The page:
9 ways to thrive – Food Centred Community Action

2020-05-11T11:56:23+00:00

Grassroots leaders from across the country zoomed together to discuss food action at our latest workshop. Supported by a brilliant bunch of key speakers, our discussions ranged from the immediate challenges faced by vulnerable communities to the long-term culture shift required to build food resilience. 

Here are some of our key takeaways: 

Right now, we’re facing the challenges of protecting our food supplies, getting frontline workers fed and shielding vulnerable communities from food insecurity. So where do you start if you have one foodbank and a city full of people to consider?

  1. Make the most of what you already have in place. That could be anything from a professional kitchen to a growing space, a delivery van to a local Facebook group. It could also be a stakeholder relationship – whether with the beneficiaries or supporters of your work.
  2. Collaboration is king. Get in touch with other community organisations in your area to find the gaps in existing provision and access the people who need your support. Then reach out to other initiatives doing similar work for advice on tried and tested approaches.
  3. Volunteers are raring to go. Offer as many as possible the chance to get involved. And make the most of them. They might be organisational whizzes or heavy lifting pros. Ask them for their skillset and use it. Remember to reach out to your local council for PPE needs.
  4. Empower people whenever possible. When giving free food to low income families be considerate by framing your offer as community food sharing. Also try to communicate with beneficiaries through the pre-existing, trusted relationships they might have with other community initiatives.
  5. Be responsive. The situation is changing all the time. A month ago, food insecurity was hitting the physically vulnerable hardest. By now the financially vulnerable – whether families or food businesses – require support.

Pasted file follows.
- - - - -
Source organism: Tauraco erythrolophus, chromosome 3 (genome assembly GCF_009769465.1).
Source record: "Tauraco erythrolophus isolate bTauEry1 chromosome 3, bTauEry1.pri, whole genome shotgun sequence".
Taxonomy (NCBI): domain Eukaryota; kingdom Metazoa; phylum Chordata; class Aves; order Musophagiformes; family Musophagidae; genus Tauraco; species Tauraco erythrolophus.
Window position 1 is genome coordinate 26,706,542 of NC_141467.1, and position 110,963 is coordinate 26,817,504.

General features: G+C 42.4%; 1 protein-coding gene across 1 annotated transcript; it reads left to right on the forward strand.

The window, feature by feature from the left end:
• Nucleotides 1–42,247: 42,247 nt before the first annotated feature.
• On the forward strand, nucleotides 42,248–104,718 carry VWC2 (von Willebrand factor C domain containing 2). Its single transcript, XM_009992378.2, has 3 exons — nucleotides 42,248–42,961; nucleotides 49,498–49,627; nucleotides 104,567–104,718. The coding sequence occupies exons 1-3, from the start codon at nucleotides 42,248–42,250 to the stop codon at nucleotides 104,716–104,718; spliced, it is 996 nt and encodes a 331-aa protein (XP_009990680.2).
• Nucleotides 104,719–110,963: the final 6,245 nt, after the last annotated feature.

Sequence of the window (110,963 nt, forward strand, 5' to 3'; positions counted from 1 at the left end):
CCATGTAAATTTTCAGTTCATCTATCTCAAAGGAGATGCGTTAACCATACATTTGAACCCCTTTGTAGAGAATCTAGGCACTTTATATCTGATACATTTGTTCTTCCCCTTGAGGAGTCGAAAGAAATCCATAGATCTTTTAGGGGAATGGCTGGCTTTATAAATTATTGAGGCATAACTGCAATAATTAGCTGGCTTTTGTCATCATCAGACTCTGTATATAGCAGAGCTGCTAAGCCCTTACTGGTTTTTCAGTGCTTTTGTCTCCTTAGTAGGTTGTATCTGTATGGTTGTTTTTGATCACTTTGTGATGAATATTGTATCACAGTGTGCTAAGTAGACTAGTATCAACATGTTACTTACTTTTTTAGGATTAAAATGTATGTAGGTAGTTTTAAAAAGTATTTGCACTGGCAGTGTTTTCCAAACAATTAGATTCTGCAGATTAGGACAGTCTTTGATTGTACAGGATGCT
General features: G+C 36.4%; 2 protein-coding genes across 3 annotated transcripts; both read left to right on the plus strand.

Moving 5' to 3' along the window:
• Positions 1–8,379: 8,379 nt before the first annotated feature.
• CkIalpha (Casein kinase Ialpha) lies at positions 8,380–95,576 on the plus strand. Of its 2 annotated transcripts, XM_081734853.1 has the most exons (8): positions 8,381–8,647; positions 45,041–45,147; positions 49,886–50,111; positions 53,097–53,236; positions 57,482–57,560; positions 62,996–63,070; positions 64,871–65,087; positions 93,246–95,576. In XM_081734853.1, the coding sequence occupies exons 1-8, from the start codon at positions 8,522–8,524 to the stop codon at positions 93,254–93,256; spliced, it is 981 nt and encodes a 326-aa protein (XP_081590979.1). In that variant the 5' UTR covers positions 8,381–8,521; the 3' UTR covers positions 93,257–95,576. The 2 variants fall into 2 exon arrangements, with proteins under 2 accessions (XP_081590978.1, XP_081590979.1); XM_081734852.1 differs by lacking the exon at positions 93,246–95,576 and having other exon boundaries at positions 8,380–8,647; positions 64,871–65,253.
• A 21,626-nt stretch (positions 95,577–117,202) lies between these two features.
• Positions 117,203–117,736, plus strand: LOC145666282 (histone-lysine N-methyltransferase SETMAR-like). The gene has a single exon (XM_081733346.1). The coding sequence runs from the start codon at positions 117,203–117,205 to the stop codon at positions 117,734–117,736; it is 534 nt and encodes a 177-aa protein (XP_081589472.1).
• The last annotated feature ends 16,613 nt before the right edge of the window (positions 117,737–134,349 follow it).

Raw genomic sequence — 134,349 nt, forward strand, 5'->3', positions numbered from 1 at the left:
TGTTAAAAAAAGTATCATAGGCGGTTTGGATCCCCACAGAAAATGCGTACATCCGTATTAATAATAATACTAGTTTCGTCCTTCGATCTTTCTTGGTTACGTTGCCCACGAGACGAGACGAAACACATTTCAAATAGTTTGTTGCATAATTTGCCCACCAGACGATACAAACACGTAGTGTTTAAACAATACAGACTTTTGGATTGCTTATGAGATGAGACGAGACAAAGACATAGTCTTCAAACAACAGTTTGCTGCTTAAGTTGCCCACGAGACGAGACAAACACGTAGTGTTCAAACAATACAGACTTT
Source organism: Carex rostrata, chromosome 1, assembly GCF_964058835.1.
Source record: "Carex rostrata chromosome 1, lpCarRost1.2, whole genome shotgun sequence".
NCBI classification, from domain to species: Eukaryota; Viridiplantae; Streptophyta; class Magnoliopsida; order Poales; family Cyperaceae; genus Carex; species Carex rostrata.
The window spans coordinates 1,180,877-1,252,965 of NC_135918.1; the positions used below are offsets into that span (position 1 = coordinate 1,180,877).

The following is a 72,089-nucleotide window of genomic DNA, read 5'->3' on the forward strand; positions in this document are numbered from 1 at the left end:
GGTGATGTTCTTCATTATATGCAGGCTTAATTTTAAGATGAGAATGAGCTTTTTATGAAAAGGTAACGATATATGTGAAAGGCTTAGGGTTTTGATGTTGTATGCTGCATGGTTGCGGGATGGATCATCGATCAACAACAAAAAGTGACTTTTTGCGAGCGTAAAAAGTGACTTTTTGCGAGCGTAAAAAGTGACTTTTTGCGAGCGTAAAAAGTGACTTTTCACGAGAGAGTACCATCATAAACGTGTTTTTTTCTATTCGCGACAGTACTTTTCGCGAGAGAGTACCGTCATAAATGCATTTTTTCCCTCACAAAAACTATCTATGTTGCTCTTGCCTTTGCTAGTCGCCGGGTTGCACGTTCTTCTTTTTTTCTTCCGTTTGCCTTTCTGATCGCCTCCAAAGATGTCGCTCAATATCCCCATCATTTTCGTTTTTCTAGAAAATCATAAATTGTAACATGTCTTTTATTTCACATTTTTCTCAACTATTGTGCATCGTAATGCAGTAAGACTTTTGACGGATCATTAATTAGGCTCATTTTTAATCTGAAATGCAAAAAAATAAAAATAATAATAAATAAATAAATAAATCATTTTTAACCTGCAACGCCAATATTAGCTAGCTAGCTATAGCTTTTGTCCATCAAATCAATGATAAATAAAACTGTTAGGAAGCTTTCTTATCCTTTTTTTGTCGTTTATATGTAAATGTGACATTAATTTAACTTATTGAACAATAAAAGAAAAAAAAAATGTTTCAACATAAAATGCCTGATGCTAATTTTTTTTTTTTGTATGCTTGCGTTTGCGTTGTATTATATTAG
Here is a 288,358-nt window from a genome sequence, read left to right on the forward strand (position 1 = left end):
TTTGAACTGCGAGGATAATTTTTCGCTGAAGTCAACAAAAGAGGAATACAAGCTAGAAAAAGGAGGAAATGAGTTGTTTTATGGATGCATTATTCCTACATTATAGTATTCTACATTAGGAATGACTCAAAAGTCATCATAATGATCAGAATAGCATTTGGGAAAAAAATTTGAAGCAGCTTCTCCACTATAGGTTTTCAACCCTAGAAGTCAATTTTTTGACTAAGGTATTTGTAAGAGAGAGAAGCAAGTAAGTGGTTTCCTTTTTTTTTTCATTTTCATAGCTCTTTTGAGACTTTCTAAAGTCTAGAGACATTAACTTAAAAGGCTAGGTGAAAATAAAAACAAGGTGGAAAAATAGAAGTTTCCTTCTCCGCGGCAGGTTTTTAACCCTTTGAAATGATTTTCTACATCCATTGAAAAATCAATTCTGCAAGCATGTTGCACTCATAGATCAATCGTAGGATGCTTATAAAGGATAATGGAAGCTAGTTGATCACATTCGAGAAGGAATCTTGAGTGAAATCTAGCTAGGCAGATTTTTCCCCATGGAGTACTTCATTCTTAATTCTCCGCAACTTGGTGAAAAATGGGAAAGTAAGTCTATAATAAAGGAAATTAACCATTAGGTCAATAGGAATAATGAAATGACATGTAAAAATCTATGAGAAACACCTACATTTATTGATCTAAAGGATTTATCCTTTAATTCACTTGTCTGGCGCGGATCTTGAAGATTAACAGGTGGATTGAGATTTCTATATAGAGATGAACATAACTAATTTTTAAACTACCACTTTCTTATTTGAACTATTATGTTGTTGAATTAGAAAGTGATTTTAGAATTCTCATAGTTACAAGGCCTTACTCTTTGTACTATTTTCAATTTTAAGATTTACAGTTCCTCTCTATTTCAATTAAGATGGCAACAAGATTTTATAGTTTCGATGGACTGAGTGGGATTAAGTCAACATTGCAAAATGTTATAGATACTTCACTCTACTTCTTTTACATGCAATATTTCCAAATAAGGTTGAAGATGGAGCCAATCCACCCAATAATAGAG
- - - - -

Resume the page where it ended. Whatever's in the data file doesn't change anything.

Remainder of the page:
Going forward, we need to learn from the cities where existing food networks allowed for rapid crisis response. And we need to build on the partnerships created between councils and community groups to ensure that our food system is resilient, sustainable and compassionate in the long term.

  1. We’ll be opening up again before long. Community groups that are reliant on income will be relieved to be able to get back to business. But remember to prepare for socially distanced dining and reduced customers. You’ll want to make the most of outdoor spaces and take shops online wherever possible.
  2. Let’s change habits. Crisis is a catalyst for change so let’s use this moment to repair the problems in the food system from production to distribution and preparation. This is the stuff of system change but also individual action. You can make change happen by working with local and independent food producers, teaching simple and healthy cooking methods and encouraging a culture of regularly coming together around meals.
  3. Community groups have led the way in this crisis. Government has relied on and learnt from grassroots knowledge and networks. You can now use that proof of value to lobby for investment in the community sector.
  4. Celebration and food go together. Use that fact to make sure that the work you do meets not only the nutritional need of the individual, but the wider family and neighbourhood need for connection.

The challenges we’re facing today are acute but they’re not new. Most of the grassroots leaders who contributed at our food workshop had been working in community-based food action long before coronavirus was a household word. With that in mind we hope that you can use some of this hard earned knowledge to meet the needs of today. And remember, always keep an eye on future demands and opportunities for change.

Special thanks to our key speakers Aine from Bristol Food Union, Kemi from Brixton Peoples’ Kitchen and Be Enriched and Eloise and Barny from Square Food Foundation.

Coming up in our workshop series: volunteer management, emotional resilience and futureproofing your funding. To be the first to know about these as well as funding opportunities, sign up to the Semble network.

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Images from: Alchemic Kitchen, Growing Communities, LCC Kitchen, Lifeafterhummus, Perfectly Edible

About the Author:

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Lorna’s all about purpose led comms. She champions the power of connection. When she’s not talking, writing and recording at her desk she’s making pottery or has her nose in a book.